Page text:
˃ The Code prescribes that if the sum-total of the excluded components (apart from gratuity and retrenchment compensation) exceeds 50% (Fifty Percentage) (or such other percentage notified by the Central Government) of the total remuneration, then that portion of the amount exceeding 50% (Fifty percentage) (or such other percentage notified by the Central Government) is also to be calculated as 'wages' under the Code.4 Employers should be particularly wary of such a stipulation in devising salary structures for their employees.

˃ Separate definitions of 'worker' and 'employee'

˃ The Code provides for separate definitions of 'worker' and 'employee'.5 The definition of 'employee' is broader than that of 'worker' as it includes persons carrying out managerial and administrative work. The definition of 'worker,' however, expressly includes working journalists and sales promotion employees.

˃ Equal Remuneration

˃ Consistent with the Equal Remuneration Act, the Code, inter-alia, includes provisions prohibiting discrimination on grounds of gender (i) with respect to wages by employers, with respect to same work or work of a similar nature done by employees and (ii) with respect to recruitment of employees for same work or work of a similar nature6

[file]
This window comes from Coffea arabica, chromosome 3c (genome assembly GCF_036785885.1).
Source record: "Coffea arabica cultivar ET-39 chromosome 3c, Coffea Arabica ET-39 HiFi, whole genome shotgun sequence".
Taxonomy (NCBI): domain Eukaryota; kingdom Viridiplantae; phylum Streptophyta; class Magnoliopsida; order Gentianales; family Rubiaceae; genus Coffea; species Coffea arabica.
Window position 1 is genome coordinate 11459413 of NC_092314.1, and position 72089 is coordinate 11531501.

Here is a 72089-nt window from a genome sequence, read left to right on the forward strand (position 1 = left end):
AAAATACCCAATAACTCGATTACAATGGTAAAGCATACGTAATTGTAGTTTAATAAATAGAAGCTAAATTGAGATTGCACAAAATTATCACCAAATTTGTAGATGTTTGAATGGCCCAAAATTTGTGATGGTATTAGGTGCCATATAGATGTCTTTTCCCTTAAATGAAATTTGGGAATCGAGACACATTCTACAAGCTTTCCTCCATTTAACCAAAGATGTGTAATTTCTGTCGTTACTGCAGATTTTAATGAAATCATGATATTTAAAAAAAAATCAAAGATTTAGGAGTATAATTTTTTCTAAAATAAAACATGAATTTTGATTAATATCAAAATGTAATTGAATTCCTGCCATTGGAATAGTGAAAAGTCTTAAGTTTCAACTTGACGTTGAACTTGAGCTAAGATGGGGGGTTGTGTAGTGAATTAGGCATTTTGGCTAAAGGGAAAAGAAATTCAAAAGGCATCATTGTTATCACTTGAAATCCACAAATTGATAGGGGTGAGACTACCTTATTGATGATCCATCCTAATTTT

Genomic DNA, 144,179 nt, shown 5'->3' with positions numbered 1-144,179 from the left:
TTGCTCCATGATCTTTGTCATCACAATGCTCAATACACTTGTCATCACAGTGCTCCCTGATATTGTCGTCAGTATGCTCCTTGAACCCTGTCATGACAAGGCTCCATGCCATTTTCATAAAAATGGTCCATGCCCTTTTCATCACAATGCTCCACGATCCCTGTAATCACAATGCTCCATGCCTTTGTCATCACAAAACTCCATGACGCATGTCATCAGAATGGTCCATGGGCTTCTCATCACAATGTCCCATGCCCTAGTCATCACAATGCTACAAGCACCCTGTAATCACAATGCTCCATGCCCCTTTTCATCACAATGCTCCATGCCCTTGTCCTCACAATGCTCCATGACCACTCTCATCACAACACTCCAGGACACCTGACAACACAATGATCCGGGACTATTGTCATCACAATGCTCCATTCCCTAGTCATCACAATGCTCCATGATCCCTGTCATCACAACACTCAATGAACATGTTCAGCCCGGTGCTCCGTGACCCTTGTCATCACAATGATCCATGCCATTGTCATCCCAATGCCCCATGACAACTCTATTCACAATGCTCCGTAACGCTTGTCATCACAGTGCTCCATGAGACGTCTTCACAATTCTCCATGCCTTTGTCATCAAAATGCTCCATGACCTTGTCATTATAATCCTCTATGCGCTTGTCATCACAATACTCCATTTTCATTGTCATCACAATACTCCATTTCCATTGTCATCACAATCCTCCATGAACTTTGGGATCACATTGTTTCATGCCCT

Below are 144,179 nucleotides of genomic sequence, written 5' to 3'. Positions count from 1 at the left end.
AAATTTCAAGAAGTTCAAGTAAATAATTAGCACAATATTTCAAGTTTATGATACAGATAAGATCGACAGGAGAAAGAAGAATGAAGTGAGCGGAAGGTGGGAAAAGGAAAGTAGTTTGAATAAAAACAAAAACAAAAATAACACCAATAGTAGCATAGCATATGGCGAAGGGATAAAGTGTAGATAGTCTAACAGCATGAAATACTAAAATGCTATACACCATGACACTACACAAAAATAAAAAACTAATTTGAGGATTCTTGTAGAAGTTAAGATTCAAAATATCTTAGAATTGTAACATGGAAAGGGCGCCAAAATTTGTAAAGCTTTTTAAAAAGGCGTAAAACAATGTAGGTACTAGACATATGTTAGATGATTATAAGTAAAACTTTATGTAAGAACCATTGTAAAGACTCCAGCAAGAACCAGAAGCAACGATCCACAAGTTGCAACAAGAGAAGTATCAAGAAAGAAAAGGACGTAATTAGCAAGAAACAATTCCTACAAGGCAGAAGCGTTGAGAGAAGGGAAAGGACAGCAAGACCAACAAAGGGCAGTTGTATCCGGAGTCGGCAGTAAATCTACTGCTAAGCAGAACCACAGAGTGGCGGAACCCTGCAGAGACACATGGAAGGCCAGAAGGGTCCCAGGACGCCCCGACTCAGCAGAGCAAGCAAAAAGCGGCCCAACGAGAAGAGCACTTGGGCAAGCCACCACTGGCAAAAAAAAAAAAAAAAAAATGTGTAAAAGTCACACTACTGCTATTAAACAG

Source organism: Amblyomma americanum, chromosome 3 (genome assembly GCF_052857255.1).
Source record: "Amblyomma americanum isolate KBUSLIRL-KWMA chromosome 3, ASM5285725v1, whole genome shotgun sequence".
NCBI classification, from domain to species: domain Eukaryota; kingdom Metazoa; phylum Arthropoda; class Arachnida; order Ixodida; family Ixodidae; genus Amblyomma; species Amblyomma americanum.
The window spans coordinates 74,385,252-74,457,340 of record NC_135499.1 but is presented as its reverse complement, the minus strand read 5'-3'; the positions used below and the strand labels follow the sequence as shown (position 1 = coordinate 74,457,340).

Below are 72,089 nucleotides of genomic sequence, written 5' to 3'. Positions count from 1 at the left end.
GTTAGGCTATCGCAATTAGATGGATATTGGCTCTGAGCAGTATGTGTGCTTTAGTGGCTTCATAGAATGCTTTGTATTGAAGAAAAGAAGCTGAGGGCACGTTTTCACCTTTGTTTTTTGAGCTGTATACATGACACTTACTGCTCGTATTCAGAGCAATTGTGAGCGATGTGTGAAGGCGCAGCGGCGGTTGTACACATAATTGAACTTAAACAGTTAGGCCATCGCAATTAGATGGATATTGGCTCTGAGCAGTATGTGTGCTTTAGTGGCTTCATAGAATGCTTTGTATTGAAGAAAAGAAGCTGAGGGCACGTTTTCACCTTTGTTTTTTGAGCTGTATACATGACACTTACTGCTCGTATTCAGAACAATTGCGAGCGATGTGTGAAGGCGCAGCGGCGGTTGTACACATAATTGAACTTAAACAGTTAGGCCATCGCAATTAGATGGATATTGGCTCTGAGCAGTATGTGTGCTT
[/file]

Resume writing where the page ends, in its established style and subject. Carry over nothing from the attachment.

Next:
˃ Further, it is relevant to note that under the Equal Remuneration Act, the definition of remuneration was vague, and included basic wage or salary and any additional emoluments whatsoever payable in cash or kind to a person employed in respect of employment or work done. However, as per the Code, the components that will constitute wages for the purpose of payment of equal remuneration irrespective of gender, leaving little room for confusion in this regard.

˃ Changes with respect to minimum wages

˃ The procedure for determination of minimum wages by the appropriate Government is in line with the provisions of the Minimum Wages Act. However, the Code introduces the concept of a floor wage, which is to be determined by the Central Government after taking into account the minimum living standards of workers in a manner to be prescribed, which may be different for different geographical areas. The appropriate Government can, under no circumstance, fix a minimum wage rate which is lower than the floor rate determined by the Central Government. However, if the existing minimum wages fixed by the appropriate Government is higher than the floor wage, they cannot reduce the minimum wages.7 Further, the Code prescribes that the minimum rate of wages are to be reviewed and revised by the appropriate Government in intervals not exceeding five years.

˃ The Code provides that in case an employee works on any day in excess of the number of hours constituting a normal working day, the employer is to pay him for every hour or for part of an hour so worked in excess, at the overtime rate which should not be less than twice the normal rate of wages.8

˃ Removal of threshold limit for triggering the application of payment of wages provisions

˃ Previously, the Payment of Wages Act read with Notification No. S.O. 2806 (E) dated August 29, 2017 issued by the Ministry of Labour and Employment, was applicable only to employees drawing wages below INR 24,000/- (Indian Rupees Twenty-Four Thousand only) per month. However, the Code makes no mention of any such threshold and it appears that the payment of wages provisions in the Code will be applicable to all employees across the board.